I'm not sure I can go along with that analogy. Sometimes we need something and there may not be a rational reason why. I'm all for being logical and coherent but relationships and human beings can't always be quantified and rationalized. Feeling is not weaker than logic, it's just different. There also is a difference between stupidity and feeling. There is just as much idiotic, incorrect logic out there as there are stupid actions based on feelings. For instance, if you are a musician, and all you have is logic, your music may have great technical proficiency but it will be fairly empty. As a person that primarily is motivated by feeling I am still able to recognize the importance of logic but I think people can be quick to dismiss feeling as weak and frustrating. I think it's perfectly reasonable if a couple is starting out in poly and when they negotiate boundaries one of them says, I know it's illogical, but I would really appreciate it if you wouldn't use the same pet name for your OSO as you do for me. I would imagine as you progress you may find yourself needing less of the 'illogical' boundaries but that doesn't mean they're not valid when you need them.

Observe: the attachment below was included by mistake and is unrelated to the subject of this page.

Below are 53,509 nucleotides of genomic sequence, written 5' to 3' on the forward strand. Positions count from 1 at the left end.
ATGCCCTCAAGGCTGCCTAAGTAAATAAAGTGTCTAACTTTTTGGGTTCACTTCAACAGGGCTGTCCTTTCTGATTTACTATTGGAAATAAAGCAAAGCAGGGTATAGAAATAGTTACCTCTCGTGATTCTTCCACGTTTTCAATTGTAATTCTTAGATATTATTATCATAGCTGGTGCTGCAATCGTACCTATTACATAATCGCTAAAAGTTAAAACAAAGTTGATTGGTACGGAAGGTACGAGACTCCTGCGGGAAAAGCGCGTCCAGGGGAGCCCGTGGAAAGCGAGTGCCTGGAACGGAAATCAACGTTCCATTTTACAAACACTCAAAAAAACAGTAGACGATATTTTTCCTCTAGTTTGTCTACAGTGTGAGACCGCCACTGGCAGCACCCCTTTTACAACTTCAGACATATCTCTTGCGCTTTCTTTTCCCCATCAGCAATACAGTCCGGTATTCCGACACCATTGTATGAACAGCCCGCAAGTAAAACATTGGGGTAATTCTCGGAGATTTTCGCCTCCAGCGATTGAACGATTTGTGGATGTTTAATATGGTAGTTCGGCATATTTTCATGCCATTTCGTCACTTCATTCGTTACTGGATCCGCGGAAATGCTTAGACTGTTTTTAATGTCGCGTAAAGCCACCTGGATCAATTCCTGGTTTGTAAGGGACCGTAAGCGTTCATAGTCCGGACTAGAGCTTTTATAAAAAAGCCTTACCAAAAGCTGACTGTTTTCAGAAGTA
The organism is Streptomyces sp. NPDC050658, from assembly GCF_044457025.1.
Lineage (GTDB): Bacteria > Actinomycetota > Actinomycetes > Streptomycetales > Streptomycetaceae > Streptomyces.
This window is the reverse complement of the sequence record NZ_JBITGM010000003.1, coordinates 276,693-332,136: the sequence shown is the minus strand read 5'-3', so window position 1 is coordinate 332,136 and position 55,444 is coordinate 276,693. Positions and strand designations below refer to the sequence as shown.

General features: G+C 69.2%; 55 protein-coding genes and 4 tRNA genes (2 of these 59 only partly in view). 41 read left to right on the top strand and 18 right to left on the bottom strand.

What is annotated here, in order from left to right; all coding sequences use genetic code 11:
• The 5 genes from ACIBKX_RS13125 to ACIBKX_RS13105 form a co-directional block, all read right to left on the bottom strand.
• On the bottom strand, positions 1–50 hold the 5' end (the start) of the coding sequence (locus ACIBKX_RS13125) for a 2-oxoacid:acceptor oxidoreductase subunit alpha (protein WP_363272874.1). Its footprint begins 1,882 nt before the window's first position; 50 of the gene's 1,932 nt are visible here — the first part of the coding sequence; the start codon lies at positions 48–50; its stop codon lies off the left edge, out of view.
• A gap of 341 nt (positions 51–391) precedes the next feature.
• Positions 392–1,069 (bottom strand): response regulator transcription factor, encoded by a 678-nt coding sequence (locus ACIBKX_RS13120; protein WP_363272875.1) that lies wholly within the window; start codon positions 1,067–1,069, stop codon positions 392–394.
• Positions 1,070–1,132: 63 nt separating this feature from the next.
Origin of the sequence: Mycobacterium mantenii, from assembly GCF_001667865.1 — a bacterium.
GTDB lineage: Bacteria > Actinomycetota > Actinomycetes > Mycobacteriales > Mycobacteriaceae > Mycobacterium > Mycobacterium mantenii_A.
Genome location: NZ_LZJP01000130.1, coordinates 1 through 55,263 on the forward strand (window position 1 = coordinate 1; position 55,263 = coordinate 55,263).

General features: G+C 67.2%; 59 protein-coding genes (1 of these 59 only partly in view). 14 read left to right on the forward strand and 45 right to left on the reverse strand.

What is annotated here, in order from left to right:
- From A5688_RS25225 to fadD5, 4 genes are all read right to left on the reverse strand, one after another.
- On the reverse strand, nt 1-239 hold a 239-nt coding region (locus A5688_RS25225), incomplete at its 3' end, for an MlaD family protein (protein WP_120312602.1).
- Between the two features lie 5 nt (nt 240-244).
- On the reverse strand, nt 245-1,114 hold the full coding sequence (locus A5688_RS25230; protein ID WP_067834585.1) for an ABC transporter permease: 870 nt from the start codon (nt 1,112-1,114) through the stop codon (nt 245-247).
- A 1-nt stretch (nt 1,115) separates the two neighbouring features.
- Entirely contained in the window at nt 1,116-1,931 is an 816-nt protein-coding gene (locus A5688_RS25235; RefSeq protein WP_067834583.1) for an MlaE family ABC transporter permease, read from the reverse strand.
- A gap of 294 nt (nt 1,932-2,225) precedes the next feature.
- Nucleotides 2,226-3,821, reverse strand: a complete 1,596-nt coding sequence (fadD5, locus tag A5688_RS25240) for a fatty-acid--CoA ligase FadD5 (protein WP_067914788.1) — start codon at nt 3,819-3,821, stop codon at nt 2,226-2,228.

nycindie 01-03-2011 03:03 AM

I will trust someone's intuition/gut instincts (which comes from the nerve ganglion in the solar plexus) more than their logic! Logic is needed for certain situations, to be sure, but in matters of the heart -- such as relationships -- I feel it is very important to honor someone's feelings and not demand that they comply with my system of rationalizing.